Students who are vaccinated don’t have to wear masks in school this fall unless they are riding the school bus or their school decides otherwise, according to new guidance released Friday by the Centers for Disease Control and Prevention.
The new federal guidelines aren’t mandatory but are expected to influence school officials, local health departments and governors who are in the midst of preparing for students to return to the classroom full time this fall.
The recommendation also could encourage parents who were previously undecided. Kids older than 12 qualify for the Pfizer vaccine, which requires two doses three weeks apart.
“Achieving high levels of COVID-19 vaccination among eligible students as well as teachers, staff, and household members is one of the most critical strategies to help schools safely resume full operations,” the CDC stated.
The CDC recommendations specifically call for unvaccinated students and staff to continue mask-wearing and encourages schools to offer voluntary routine testing at least once a week. It also encourages 3-feet of distancing among unvaccinated kids in the classroom but says that recommendation shouldn’t prevent classrooms from reopening.
The CDC also recommends that all bus drivers and their passengers — vaccinated or not — wear a mask while traveling to school.
The biggest sticking point for schools though will likely be whether to require proof of vaccination. Most schools already require proof of childhood immunizations with few exceptions.
The CDC, which does not set vaccination requirements for schools or child care centers, makes clear in its recommendations that it will be up to schools and local officials to decide what to do. The agency specifically notes that schools may opt for a universal masking policy, particularly if they have unvaccinated populations and don’t want to require verification that a person has been vaccinated.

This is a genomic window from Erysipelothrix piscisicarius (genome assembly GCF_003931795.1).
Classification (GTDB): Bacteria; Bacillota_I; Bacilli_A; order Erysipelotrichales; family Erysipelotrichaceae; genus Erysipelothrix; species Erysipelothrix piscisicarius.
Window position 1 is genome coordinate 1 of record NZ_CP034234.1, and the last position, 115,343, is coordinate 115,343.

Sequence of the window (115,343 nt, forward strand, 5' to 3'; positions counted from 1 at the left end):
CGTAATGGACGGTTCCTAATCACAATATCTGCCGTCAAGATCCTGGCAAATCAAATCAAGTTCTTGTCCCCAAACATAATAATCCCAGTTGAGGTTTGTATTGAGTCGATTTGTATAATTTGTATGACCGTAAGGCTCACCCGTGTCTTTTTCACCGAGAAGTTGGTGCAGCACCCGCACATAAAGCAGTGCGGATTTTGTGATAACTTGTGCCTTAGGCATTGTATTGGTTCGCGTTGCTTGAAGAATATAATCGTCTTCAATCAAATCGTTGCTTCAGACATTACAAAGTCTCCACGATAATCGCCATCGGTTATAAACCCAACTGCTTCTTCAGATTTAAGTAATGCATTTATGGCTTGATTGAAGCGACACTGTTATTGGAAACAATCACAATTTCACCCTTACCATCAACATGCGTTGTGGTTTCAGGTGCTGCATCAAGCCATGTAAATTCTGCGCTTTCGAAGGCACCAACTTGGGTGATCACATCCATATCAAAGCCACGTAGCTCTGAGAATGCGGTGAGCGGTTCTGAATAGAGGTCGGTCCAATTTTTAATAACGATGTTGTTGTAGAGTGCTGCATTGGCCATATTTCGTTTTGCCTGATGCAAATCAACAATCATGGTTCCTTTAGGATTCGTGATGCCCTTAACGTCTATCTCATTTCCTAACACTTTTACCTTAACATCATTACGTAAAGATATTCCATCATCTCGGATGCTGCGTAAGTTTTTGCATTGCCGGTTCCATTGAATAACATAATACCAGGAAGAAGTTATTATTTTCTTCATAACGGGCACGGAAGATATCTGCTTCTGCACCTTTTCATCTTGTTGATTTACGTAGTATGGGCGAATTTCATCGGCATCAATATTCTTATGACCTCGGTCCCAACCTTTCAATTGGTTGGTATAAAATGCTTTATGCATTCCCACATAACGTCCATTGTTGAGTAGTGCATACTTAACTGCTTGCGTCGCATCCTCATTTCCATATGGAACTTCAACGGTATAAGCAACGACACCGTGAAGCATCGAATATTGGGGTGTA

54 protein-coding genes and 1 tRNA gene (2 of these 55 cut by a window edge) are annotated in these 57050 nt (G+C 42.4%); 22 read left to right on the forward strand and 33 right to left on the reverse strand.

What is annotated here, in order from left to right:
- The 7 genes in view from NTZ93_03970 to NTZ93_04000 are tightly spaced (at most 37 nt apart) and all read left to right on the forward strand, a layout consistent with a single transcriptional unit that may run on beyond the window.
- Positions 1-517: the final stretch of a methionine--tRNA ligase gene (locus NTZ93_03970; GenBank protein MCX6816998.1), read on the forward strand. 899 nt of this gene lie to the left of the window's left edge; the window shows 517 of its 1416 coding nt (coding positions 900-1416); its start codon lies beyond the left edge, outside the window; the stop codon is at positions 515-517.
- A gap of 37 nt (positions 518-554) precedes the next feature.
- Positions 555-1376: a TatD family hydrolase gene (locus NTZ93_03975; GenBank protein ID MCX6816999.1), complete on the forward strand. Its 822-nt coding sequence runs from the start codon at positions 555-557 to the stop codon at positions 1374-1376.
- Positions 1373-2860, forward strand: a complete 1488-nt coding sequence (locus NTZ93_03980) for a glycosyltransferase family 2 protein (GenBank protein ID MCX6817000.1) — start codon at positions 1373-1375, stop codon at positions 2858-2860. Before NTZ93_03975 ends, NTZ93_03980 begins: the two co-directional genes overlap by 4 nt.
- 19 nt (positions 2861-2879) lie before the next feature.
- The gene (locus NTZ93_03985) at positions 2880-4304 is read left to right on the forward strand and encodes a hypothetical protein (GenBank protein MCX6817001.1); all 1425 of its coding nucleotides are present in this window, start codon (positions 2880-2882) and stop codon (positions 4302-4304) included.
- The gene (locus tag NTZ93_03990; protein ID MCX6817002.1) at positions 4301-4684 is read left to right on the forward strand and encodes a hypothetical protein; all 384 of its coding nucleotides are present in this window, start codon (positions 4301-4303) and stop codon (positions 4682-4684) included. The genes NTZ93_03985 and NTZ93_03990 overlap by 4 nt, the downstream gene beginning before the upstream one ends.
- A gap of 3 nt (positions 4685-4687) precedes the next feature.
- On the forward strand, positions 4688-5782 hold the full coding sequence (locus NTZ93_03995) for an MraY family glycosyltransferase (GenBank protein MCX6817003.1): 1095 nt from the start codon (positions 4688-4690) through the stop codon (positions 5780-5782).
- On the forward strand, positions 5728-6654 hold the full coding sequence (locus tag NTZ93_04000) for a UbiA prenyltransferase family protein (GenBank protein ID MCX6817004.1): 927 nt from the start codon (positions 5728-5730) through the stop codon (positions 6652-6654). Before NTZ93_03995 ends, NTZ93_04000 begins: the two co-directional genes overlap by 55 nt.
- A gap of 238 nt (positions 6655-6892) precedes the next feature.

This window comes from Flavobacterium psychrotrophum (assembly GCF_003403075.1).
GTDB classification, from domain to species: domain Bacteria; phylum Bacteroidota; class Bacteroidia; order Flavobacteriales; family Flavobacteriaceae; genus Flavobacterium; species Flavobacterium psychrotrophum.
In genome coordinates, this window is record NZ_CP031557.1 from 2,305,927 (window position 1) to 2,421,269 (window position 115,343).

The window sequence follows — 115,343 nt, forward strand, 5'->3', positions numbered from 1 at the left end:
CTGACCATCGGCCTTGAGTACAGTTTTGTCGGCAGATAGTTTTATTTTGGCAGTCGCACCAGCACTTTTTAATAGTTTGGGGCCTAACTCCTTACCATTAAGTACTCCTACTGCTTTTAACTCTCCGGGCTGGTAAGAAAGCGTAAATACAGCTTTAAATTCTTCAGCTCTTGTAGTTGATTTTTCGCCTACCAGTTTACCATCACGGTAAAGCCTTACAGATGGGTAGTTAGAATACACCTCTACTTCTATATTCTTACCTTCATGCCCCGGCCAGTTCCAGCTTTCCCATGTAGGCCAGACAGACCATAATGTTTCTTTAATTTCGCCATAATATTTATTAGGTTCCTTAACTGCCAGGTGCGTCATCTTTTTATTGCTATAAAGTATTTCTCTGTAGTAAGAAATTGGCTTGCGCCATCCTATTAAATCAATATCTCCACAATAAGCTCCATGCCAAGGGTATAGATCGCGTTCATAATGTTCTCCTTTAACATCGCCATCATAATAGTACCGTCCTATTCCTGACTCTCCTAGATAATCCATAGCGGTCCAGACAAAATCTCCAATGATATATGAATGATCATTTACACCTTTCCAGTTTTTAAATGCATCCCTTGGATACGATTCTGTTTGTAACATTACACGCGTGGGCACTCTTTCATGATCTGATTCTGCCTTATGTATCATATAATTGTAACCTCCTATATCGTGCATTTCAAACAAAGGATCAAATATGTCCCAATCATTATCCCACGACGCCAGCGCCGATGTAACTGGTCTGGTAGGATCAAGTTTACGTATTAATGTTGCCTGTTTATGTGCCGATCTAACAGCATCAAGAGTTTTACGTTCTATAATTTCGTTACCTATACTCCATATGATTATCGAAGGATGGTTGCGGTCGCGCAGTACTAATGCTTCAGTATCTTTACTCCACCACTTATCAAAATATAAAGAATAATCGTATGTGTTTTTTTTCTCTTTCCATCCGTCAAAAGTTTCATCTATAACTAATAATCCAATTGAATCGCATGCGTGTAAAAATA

“We do allow for flexibility in our guidance,” said Capt. Erin Sauber-Schatz, who helped to write the guidelines as a member of CDC’s COVID response team.
In the end, “this is really about protecting the people who are either not yet eligible for vaccine due to their age, or people who are not yet fully vaccinated,” she added.
The Biden administration has said it won’t pursue a federal mandate for vaccines and is leaving it up to schools and businesses to decide what to enforce. But it has called for universal mask-wearing, even among vaccinated people, on airplanes, trains, buses and other public transportation because of the risk of variants spreading through travel.
So far, many businesses have been reluctant to mandate the vaccines or ask for proof, creating a kind of honor system. Health experts say that could change in a few months if federal regulators grant full approval to the vaccines, which are currently distributed under emergency authorization.
It’s likely that many schools will set their own policies anyway, even ignoring CDC guidance.
In Arizona, Chandler Unified School District, which welcomes back students July 21 — one of the earliest start dates in the nation — had already decided masks would be voluntary when Republican Gov. Doug Ducey signed a law that prohibits local counties and school districts from requiring students or staff to wear face coverings.
Sauber-Schatz said the CDC’s goal was to write useable guidance for all schools, even jurisdictions that were planning to forgo mask mandates.
Under the recommendations, the CDC advises schools to lift COVID protocols slowly — including for masks — if the community has low case numbers and high vaccination rates; on the contrary, areas with high cases and low vaccination rates should keep various strategies in place to prevent outbreaks, according to the CDC.
Parents also should know a child isn’t “fully immunized” until two weeks after their second shot. Because the shots are spaced three weeks apart, that means a teen hoping to become fully immunized by mid-August would need their first shot now.
“The message is really, if your child is eligible for vaccine, the time to get vaccinated is now,” Sauber-Schatz said.
- SYDNEY — Eileen Cummings was 4½ years old when a man pulled up in a truck at the cattle ranch where she lived in Australia’s remote Northern